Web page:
Welcome to R2 Controls  ### MATHCAD 3-D avi

Who says you can't display 4 dimensions on a CRT display.  R2 Controls has done lot's of modeling.  In order to explain how a model works X-Y type graphs can be very helpful.  Even simple models can involve several variables and to see how they are related 3-D graphs literally add a new dimension to a simple X-Y plot.  Excel is not so good for making 3-D graphs unless you have a graphing "add in" like AXUM.  MathCAD however provides an additional degree of freedom by allowing the animation of a worksheet.  When applied to a 3-D graph, the results can be quite revealing if the models can output the data in a suitable form.  Imagine a tablecloth flowing over the edge of a falling object and you get the picture.  MathCAD and AXUM are available from http://www.mathsoft.com.

• AVI #1 is R2 Controls Logo but animated - This is a model of the gross profit in \$/Day for a distillation column at a gas plant in Louisiana.  The X-Axis is the iso-butane in the n-butane product, the Y-axis is the n-butane in the more valuable iso-butane product.  The Z-axis is profit.  The downward spike in the graph of R2 Controls logo is a result of enormous energy costs as the products approach perfect purity.

Surface of increasing energy cost.avi

• AVI #2 is using the distillation column model as above but instead of varying the energy cost we vary the relative value of the products.  iso-butane sell price is gradually increased as the time axis.  This definitely shifts the optimum operating point.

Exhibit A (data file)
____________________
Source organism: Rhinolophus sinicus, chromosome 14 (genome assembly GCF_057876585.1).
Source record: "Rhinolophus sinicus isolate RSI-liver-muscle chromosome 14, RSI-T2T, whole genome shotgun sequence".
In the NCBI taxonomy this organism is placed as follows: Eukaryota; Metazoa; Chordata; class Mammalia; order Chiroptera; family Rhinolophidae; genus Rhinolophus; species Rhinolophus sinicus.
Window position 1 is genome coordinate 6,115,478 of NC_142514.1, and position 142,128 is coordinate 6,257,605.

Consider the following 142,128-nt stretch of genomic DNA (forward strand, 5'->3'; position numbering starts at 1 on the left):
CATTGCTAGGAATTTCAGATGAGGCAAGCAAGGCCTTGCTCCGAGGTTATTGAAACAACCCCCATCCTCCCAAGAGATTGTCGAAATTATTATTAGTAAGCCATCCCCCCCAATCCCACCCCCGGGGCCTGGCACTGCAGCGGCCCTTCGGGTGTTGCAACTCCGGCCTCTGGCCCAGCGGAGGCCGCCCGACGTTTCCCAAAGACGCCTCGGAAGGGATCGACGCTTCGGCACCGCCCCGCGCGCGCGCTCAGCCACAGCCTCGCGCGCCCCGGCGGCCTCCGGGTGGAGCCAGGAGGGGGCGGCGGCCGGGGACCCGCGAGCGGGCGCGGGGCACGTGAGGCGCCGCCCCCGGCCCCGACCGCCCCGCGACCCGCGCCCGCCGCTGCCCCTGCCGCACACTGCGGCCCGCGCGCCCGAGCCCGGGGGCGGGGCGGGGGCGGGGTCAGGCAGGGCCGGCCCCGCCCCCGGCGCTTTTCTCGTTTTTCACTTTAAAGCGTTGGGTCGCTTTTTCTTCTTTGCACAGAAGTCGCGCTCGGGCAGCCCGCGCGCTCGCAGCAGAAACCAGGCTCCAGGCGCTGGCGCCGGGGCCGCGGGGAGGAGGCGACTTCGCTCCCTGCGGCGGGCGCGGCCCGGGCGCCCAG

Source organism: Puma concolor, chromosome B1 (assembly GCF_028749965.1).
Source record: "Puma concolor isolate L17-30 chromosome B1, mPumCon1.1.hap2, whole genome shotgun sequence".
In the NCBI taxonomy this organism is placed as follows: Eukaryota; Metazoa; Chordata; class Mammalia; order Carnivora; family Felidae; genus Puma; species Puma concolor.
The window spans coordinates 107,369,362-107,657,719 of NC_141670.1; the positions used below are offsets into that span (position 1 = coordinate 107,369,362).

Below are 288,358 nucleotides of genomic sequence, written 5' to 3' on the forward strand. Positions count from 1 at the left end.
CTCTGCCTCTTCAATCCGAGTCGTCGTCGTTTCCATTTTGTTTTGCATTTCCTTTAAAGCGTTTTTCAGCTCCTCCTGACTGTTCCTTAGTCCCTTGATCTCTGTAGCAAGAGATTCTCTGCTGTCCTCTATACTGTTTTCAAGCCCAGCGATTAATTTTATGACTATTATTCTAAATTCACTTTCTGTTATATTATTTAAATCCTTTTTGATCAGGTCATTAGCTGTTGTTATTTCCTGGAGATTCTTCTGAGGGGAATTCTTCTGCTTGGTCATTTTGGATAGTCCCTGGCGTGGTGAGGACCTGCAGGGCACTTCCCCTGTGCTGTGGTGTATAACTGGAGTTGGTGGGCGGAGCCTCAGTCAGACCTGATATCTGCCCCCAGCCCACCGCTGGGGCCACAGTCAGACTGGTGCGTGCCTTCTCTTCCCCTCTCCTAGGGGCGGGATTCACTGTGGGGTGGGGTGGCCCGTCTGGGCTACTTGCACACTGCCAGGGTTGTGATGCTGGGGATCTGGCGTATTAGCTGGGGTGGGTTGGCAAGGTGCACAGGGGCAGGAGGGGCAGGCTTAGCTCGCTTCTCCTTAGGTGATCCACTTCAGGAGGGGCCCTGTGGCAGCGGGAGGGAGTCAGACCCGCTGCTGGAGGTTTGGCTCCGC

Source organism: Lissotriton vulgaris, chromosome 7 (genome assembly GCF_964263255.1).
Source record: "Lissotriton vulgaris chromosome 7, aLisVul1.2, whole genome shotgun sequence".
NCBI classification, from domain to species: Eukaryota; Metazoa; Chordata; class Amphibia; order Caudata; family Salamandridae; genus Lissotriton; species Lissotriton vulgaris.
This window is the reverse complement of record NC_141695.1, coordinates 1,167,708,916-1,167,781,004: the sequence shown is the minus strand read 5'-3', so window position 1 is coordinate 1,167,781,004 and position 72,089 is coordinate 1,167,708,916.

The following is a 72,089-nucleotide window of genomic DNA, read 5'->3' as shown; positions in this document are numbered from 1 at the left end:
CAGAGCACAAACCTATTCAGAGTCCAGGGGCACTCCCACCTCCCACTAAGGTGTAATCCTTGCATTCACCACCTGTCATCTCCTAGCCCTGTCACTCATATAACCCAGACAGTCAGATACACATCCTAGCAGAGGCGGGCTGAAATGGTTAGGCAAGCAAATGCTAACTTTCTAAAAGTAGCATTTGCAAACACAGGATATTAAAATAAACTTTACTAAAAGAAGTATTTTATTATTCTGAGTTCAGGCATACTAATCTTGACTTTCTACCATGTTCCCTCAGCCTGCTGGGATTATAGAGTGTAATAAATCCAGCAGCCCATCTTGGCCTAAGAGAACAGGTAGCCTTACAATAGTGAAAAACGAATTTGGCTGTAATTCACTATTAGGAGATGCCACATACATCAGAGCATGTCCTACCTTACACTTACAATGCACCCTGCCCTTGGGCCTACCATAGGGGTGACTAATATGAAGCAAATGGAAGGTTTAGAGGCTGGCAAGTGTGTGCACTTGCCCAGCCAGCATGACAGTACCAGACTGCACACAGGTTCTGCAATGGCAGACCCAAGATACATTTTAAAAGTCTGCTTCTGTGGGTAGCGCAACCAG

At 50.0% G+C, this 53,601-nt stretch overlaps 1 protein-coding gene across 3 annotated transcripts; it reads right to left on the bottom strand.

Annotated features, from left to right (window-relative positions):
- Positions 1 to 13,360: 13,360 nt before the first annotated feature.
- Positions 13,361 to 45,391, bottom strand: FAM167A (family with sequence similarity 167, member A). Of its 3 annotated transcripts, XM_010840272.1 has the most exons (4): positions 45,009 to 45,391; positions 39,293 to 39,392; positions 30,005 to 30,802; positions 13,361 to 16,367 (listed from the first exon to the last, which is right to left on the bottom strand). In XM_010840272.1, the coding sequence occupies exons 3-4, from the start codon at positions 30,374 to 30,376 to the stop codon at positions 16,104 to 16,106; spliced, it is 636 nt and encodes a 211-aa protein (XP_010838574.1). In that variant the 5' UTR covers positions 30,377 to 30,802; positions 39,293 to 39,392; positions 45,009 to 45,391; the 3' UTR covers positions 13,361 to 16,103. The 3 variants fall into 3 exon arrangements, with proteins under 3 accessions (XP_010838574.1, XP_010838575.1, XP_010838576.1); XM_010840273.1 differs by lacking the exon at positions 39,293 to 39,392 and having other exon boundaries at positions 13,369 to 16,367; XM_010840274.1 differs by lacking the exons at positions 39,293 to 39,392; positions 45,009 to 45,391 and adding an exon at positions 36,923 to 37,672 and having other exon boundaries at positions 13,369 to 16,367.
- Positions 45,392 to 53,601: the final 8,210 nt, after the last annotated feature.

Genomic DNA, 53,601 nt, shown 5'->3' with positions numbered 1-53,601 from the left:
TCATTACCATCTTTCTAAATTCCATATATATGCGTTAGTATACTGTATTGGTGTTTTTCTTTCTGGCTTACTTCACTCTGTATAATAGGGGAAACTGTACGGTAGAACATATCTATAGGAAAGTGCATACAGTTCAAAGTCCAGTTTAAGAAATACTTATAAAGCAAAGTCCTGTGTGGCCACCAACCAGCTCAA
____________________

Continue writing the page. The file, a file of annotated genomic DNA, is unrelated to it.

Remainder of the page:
Surface of increasing iso value.avi

• AVI #3 is the exact same surface as shown above except we animate a contour plot rather than a surface plot.  In many ways the contour plot is more useful to see how the optimum operating point shifts with increasing value of the iso-butane product.

Contour of increasing iso value.avi

• AVI #4 Comes from a compressor project.  As gas well pressure declines it takes ever more Compressor power to recover a given quantity of Gas.  Imagine an Electric drive Compressor sucking gas out of a well.  The compressor power is expensive and limits how much gas can be recovered.  As well pressure drops more electric power is required to recover the gas.  Pick a price for electric power and you can see how the optimal gas recovery drops as the well pressure declines (over a period of years).

Optimization Contour of declining well pressure.avi

Note: these *.AVI files are about 1 MB each and may take a while to load if you have a slow connection.  You will also need a mediaplayer.  You can download Windows Media Player from http://microsoft.com